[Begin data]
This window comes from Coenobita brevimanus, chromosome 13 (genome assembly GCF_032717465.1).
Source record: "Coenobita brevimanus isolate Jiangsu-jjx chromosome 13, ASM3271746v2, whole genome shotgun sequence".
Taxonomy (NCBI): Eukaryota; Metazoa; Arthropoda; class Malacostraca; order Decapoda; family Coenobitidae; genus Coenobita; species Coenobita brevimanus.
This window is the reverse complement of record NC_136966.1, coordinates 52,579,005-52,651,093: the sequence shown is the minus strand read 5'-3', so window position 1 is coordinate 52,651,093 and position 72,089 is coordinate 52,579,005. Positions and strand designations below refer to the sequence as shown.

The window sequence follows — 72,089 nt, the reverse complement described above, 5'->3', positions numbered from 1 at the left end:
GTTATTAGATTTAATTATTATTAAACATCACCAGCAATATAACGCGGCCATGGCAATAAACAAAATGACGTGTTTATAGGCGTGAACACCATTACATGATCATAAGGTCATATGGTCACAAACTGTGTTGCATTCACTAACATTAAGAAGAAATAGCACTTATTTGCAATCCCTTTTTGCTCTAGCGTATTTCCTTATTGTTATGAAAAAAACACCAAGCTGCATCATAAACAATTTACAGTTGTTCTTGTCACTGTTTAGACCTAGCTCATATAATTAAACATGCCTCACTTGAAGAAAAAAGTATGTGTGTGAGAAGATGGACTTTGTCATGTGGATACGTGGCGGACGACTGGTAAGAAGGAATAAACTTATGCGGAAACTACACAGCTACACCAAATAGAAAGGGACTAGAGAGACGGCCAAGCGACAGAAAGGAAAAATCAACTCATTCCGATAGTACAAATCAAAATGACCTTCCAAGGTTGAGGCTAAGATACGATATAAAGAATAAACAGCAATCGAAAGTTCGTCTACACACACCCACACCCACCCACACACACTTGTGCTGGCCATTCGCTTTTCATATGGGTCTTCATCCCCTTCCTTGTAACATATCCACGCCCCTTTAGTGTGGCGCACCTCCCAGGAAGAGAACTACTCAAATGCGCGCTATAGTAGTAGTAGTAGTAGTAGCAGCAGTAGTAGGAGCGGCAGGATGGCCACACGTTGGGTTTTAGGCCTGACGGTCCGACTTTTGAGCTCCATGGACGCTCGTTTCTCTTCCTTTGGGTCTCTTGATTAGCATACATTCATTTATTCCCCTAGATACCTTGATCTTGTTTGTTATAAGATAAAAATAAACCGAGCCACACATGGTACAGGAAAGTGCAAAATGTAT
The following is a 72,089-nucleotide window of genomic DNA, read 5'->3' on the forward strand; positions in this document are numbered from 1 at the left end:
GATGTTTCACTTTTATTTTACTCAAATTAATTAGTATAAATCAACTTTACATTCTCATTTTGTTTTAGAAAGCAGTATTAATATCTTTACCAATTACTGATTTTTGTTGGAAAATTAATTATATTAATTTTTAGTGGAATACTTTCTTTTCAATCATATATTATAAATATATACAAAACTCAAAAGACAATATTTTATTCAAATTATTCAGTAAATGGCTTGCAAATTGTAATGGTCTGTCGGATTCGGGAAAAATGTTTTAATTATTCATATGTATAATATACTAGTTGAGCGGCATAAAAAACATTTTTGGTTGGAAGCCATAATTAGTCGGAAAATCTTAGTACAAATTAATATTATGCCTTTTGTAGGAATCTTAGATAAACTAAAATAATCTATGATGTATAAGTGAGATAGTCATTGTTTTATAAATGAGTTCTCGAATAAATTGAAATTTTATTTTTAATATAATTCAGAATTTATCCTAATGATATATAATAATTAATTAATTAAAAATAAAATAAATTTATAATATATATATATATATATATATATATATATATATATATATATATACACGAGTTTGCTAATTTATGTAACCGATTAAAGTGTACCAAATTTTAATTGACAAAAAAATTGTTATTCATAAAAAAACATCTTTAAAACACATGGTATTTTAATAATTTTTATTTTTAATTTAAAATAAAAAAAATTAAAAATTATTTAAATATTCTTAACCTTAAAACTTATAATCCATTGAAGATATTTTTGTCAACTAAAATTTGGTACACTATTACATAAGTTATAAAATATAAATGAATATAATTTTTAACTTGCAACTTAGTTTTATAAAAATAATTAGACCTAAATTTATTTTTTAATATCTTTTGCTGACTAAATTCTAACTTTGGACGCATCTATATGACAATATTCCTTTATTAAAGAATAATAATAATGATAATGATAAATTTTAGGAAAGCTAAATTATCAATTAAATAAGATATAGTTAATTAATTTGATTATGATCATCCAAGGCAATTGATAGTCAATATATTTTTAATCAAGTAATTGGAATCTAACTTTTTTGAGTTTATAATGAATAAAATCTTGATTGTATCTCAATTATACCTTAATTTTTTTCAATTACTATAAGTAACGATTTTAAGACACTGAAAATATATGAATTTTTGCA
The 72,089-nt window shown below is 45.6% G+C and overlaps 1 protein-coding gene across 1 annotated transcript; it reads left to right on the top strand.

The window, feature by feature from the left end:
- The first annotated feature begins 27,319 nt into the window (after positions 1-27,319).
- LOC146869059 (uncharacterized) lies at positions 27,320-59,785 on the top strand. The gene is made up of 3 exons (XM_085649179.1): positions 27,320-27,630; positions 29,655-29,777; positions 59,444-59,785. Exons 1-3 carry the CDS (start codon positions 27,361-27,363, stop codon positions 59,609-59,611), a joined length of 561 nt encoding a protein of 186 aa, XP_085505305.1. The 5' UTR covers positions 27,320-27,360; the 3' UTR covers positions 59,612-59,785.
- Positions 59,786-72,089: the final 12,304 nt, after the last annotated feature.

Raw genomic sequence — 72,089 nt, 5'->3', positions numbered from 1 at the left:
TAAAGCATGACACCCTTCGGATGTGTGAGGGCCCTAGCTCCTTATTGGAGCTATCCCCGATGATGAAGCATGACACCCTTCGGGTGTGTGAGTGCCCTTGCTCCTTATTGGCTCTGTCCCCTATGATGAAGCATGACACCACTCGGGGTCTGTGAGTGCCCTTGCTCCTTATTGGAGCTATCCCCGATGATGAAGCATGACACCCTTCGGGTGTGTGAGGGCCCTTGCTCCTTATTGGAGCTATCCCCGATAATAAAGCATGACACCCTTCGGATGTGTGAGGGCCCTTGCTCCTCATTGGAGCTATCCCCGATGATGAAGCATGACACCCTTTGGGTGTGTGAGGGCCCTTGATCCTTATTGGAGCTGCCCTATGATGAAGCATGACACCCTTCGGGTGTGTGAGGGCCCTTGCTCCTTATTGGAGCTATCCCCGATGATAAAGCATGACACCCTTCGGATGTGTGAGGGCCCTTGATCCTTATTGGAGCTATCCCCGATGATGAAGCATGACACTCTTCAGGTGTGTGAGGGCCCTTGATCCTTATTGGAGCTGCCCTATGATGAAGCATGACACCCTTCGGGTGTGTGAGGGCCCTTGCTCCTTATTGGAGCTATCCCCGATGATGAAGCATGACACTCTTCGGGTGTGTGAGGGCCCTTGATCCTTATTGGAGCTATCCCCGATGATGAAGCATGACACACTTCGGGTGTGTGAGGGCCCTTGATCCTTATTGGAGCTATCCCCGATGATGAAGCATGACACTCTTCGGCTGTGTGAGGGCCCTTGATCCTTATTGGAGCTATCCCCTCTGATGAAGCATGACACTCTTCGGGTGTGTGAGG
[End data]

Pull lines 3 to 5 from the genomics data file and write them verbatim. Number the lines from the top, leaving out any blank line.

Taxonomy (NCBI): Eukaryota; Metazoa; Arthropoda; class Malacostraca; order Decapoda; family Coenobitidae; genus Coenobita; species Coenobita brevimanus.
This window is the reverse complement of record NC_136966.1, coordinates 52,579,005-52,651,093: the sequence shown is the minus strand read 5'-3', so window position 1 is coordinate 52,651,093 and position 72,089 is coordinate 52,579,005. Positions and strand designations below refer to the sequence as shown.

The window sequence follows — 72,089 nt, the reverse complement described above, 5'->3', positions numbered from 1 at the left end: